Amrut Fusion. @Maddie bought her first bottle of Amrut yesterday. We opened it and it is an excellent one, not like @dbk's off bottle of Fusion from April 2011. We also ordered bottles of Amrut Intermediate Sherry Matured, and my sister ordered a bottle of Naarangi. Hopefully they will be available from the distributor.
Corsair Hydra. This is one weirdo whiskey, from Corsair, the home of many a weirdo whiskey. This is US malt whiskey with the barley smoked using the smoke of pecan, apple, sugar maple, black walnut, and persimmon woods. It's aged in new charred oak, as are most US malts (I do hope that that changes soon). It's hard to pick out different flavours in the nose-- they tend to fuse together. The palate is even stranger, seeming more like an aged rum or showing the sort of wood influence in a brandy. On the positive side, I'll bet that this will be one fascinating bottle to watch change with increasing air exposure. Connosr member Darek Bell is doing with his two Corsair Distilleries the kind of creative play many of us wish we could do with whisk(e)y.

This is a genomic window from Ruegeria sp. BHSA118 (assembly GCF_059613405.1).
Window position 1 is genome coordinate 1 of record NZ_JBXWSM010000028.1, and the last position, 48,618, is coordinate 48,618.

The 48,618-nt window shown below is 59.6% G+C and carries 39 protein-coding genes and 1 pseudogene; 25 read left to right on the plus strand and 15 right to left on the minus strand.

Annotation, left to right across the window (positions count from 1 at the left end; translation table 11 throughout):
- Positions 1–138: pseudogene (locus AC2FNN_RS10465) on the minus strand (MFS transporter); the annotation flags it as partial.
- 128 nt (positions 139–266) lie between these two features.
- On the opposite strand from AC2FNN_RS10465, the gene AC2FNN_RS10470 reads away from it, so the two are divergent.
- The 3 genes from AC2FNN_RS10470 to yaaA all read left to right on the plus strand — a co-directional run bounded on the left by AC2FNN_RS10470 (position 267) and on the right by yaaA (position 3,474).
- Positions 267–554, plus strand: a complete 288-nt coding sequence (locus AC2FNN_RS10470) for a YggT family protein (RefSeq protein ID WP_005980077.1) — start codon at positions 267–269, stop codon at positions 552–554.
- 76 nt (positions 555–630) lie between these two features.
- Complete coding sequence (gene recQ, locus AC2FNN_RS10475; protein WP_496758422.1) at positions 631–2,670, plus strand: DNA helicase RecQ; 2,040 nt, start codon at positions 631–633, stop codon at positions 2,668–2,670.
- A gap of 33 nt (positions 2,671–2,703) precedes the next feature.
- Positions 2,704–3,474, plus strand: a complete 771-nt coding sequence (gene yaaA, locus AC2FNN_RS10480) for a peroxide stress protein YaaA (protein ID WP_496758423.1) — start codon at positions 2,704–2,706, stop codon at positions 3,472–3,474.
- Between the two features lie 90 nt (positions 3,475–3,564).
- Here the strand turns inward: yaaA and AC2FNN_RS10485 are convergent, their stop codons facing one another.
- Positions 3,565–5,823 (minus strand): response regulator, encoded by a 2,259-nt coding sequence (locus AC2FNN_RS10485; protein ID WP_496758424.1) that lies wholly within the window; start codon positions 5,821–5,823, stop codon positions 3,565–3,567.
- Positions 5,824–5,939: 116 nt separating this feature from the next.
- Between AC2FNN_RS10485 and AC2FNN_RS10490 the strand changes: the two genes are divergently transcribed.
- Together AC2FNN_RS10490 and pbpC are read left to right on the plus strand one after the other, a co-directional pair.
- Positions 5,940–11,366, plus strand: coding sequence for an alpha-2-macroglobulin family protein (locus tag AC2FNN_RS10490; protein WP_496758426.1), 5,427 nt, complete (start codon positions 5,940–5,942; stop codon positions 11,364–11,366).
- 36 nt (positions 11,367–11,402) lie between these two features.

Oh, and our liquor store owner/buddy mentioned in passing that John Glaser dropped into his store for about 40 minutes for a chat a week or two ago. It was sudden and on short notice so no real opportunity for him to notify his buddies like me who would make the effort to drop by if we knew in advance.
To give you some idea of the ENORMOUS number of new US distilleries which have recently come into existence, take a look at this article on the new US Middle Atlantic Whiskey Rebellion Trail. Scroll down to the lists of distilleries. These are all located in the region in which I live and I have only heard of a few of them.